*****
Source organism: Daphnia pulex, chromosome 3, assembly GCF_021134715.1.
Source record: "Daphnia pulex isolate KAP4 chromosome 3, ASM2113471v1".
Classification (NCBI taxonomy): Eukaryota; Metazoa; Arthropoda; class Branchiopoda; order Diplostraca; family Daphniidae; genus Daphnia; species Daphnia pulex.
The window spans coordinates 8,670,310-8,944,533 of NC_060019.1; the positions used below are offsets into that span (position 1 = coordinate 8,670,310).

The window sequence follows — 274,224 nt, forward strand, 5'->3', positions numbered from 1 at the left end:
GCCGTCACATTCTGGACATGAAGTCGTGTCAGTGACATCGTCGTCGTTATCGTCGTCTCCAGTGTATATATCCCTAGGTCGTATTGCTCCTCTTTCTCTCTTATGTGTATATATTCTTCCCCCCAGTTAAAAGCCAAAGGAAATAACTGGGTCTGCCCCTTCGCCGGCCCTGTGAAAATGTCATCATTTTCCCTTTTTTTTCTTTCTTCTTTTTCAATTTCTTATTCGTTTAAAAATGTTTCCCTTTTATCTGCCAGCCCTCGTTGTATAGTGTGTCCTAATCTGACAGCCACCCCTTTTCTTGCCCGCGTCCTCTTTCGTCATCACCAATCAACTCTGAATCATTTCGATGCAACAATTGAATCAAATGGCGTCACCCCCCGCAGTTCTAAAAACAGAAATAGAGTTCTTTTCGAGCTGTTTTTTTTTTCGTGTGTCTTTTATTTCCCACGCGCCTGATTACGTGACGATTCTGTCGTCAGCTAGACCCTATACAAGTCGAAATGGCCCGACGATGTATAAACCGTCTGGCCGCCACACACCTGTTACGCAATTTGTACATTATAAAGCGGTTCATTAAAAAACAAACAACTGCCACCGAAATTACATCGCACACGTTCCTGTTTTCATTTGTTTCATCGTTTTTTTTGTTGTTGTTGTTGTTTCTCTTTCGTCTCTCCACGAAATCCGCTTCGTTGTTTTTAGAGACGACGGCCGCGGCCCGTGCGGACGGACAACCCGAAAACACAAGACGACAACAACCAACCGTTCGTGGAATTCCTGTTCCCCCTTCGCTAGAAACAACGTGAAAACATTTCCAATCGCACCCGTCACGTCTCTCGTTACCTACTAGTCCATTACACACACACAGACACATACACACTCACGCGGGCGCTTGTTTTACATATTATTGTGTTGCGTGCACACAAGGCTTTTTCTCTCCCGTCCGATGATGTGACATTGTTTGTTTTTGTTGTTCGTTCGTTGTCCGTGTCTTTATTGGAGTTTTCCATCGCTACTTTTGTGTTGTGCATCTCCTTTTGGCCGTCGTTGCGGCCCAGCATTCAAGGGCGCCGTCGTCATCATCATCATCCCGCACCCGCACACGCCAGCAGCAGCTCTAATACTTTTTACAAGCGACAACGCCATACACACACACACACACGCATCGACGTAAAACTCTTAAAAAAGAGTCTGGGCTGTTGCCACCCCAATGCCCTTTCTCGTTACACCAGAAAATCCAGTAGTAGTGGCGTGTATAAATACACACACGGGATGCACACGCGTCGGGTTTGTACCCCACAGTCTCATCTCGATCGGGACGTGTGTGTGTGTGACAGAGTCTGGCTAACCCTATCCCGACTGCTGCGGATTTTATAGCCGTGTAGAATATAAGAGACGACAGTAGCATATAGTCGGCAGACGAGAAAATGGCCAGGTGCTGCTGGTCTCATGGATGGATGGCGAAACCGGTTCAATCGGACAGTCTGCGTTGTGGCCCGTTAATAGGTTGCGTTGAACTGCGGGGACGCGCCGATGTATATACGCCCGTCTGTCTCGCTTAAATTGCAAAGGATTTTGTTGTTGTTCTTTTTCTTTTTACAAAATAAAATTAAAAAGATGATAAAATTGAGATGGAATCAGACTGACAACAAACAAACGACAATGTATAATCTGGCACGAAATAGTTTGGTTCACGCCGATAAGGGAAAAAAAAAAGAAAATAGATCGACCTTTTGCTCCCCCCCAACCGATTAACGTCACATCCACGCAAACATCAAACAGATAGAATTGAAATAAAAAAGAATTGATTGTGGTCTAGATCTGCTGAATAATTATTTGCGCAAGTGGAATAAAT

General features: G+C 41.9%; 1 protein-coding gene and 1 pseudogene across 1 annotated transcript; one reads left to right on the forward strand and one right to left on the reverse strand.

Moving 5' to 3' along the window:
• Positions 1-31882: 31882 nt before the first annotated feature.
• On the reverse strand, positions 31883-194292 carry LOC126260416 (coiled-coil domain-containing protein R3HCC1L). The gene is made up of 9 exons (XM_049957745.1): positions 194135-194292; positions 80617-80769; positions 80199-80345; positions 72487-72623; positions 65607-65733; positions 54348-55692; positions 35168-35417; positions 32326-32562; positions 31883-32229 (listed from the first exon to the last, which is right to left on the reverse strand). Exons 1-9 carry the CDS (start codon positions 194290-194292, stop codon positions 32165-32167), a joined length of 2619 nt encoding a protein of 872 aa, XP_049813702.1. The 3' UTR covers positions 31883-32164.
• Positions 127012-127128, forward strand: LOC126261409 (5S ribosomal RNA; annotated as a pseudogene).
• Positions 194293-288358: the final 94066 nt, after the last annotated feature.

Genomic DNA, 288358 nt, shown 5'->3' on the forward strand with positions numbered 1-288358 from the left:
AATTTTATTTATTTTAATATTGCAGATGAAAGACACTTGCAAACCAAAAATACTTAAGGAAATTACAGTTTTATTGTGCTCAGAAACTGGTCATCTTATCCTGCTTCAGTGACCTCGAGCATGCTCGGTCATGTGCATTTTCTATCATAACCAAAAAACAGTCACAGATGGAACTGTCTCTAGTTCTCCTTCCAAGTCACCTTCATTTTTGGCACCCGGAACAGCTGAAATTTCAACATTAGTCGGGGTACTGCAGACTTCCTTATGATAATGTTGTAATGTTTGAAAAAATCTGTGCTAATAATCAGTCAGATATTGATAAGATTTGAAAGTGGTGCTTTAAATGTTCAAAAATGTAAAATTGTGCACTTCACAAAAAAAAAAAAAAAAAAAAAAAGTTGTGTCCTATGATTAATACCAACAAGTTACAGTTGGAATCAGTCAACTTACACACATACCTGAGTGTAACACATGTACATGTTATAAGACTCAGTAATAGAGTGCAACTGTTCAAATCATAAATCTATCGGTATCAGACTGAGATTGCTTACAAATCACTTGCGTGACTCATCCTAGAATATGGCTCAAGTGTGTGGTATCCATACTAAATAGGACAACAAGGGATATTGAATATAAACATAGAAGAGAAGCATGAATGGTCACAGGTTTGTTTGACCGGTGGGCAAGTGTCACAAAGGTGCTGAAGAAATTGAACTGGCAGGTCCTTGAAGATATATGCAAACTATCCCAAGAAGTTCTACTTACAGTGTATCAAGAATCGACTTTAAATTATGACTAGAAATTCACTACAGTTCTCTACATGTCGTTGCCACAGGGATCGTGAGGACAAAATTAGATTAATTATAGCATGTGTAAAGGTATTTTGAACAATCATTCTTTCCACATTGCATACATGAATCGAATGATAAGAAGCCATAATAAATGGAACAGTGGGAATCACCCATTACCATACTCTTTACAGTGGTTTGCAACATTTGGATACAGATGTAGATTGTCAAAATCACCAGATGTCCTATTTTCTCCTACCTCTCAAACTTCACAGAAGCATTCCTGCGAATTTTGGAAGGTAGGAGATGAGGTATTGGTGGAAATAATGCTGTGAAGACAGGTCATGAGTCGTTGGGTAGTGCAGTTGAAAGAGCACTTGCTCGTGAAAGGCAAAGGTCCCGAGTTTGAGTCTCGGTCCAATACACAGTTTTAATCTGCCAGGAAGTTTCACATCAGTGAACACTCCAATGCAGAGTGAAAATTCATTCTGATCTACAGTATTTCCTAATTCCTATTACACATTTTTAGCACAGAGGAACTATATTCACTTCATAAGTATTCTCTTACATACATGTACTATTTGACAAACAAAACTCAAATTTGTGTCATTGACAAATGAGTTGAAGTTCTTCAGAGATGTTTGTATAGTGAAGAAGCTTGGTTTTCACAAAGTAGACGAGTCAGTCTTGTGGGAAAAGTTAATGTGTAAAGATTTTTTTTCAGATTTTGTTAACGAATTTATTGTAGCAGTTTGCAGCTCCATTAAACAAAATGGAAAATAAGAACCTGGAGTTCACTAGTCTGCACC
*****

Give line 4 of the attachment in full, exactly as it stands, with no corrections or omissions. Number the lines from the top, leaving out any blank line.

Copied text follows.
The window spans coordinates 8,670,310-8,944,533 of NC_060019.1; the positions used below are offsets into that span (position 1 = coordinate 8,670,310).